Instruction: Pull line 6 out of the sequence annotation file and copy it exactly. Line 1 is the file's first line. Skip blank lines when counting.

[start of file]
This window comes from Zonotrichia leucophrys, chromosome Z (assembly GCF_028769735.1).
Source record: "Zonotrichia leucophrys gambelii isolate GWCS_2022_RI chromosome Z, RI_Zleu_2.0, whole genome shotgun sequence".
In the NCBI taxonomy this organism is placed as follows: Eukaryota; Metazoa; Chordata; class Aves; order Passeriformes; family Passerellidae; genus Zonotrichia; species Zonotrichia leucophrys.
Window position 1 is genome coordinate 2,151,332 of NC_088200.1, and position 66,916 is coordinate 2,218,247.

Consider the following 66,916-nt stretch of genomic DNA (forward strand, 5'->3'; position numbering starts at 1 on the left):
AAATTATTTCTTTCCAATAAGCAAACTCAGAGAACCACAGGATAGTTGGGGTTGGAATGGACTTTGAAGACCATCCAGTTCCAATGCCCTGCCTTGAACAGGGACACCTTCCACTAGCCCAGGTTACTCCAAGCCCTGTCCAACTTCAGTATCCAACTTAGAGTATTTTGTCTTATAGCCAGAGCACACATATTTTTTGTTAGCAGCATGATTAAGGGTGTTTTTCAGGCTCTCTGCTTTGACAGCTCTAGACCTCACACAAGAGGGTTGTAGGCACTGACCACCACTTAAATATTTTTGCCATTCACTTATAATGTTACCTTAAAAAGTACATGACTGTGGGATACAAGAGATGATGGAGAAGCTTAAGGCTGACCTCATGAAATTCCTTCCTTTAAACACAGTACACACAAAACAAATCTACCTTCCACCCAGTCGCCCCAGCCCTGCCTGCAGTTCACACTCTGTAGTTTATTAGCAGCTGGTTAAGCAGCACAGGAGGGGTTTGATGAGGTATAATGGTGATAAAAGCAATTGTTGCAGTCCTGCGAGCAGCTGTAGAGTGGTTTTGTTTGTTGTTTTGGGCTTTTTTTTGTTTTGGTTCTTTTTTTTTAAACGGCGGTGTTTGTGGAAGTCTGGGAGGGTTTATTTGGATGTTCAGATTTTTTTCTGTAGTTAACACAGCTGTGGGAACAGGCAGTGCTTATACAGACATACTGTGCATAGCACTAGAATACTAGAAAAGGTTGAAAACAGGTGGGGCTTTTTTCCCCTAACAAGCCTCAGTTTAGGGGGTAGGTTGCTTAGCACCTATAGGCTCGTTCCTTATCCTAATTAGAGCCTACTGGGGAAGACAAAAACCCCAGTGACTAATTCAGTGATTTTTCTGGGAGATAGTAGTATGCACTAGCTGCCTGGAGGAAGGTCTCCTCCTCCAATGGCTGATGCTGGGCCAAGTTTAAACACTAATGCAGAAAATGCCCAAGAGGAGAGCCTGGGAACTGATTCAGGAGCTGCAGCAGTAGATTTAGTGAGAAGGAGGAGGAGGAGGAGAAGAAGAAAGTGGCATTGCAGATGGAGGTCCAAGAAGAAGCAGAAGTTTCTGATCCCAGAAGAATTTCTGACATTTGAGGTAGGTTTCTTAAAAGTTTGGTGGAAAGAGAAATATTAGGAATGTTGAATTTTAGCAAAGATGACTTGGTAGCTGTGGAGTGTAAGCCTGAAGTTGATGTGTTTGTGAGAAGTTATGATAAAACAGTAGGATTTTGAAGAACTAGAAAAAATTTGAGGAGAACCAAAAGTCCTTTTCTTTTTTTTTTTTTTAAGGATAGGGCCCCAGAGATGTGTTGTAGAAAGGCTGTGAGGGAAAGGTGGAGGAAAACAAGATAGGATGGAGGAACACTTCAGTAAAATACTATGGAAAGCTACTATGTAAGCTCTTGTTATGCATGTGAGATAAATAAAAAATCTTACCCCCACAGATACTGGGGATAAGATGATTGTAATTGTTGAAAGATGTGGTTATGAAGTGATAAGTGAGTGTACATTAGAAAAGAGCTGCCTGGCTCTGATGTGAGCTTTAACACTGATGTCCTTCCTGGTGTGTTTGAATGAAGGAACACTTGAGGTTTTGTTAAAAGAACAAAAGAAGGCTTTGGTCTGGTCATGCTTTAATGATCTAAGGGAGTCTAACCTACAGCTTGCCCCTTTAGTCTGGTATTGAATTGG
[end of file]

AAATTATTTCTTTCCAATAAGCAAACTCAGAGAACCACAGGATAGTTGGGGTTGGAATGGACTTTGAAGACCATCCAGTTCCAATGCCCTGCCTTGAACAGGGACACCTTCCACTAGCCCAGGTTACTCCAAGCCCTGTCCAACTTCAGTATCCAACTTAGAGTATTTTGTCTTATAGCCAGAGCACACATATTTTTTGTTAGCAGCATGATTAAGGGTGTTTTTCAGGCTCTCTGCTTTGACAGCTCTAGACCTCACACAAGAGGGTTGTAGGCACTGACCACCACTTAAATATTTTTGCCATTCACTTATAATGTTACCTTAAAAAGTACATGACTGTGGGATACAAGAGATGATGGAGAAGCTTAAGGCTGACCTCATGAAATTCCTTCCTTTAAACACAGTACACACAAAACAAATCTACCTTCCACCCAGTCGCCCCAGCCCTGCCTGCAGTTCACACTCTGTAGTTTATTAGCAGCTGGTTAAGCAGCACAGGAGGGGTTTGATGAGGTATAATGGTGATAAAAGCAATTGTTGCAGTCCTGCGAGCAGCTGTAGAGTGGTTTTGTTTGTTGTTTTGGGCTTTTTTTTGTTTTGGTTCTTTTTTTTTAAACGGCGGTGTTTGTGGAAGTCTGGGAGGGTTTATTTGGATGTTCAGATTTTTTTCTGTAGTTAACACAGCTGTGGGAACAGGCAGTGCTTATACAGACATACTGTGCATAGCACTAGAATACTAGAAAAGGTTGAAAACAGGTGGGGCTTTTTTCCCCTAACAAGCCTCAGTTTAGGGGGTAGGTTGCTTAGCACCTATAGGCTCGTTCCTTATCCTAATTAGAGCCTACTGGGGAAGACAAAAACCCCAGTGACTAATTCAGTGATTTTTCTGGGAGATAGTAGTATGCACTAGCTGCCTGGAGGAAGGTCTCCTCCTCCAATGGCTGATGCTGGGCCAAGTTTAAACACTAATGCAGAAAATGCCCAAGAGGAGAGCCTGGGAACTGATTCAGGAGCTGCAGCAGTAGATTTAGTGAGAAGGAGGAGGAGGAGGAGAAGAAGAAAGTGGCATTGCAGATGGAGGTCCAAGAAGAAGCAGAAGTTTCTGATCCCAGAAGAATTTCTGACATTTGAGGTAGGTTTCTTAAAAGTTTGGTGGAAAGAGAAATATTAGGAATGTTGAATTTTAGCAAAGATGACTTGGTAGCTGTGGAGTGTAAGCCTGAAGTTGATGTGTTTGTGAGAAGTTATGATAAAACAGTAGGATTTTGAAGAACTAGAAAAAATTTGAGGAGAACCAAAAGTCCTTTTCTTTTTTTTTTTTTTAAGGATAGGGCCCCAGAGATGTGTTGTAGAAAGGCTGTGAGGGAAAGGTGGAGGAAAACAAGATAGGATGGAGGAACACTTCAGTAAAATACTATGGAAAGCTACTATGTAAGCTCTTGTTATGCATGTGAGATAAATAAAAAATCTTACCCCCACAGATACTGGGGATAAGATGATTGTAATTGTTGAAAGATGTGGTTATGAAGTGATAAGTGAGTGTACATTAGAAAAGAGCTGCCTGGCTCTGATGTGAGCTTTAACACTGATGTCCTTCCTGGTGTGTTTGAATGAAGGAACACTTGAGGTTTTGTTAAAAGAACAAAAGAAGGCTTTGGTCTGGTCATGCTTTAATGATCTAAGGGAGTCTAACCTACAGCTTGCCCCTTTAGTCTGGTATTGAATTGG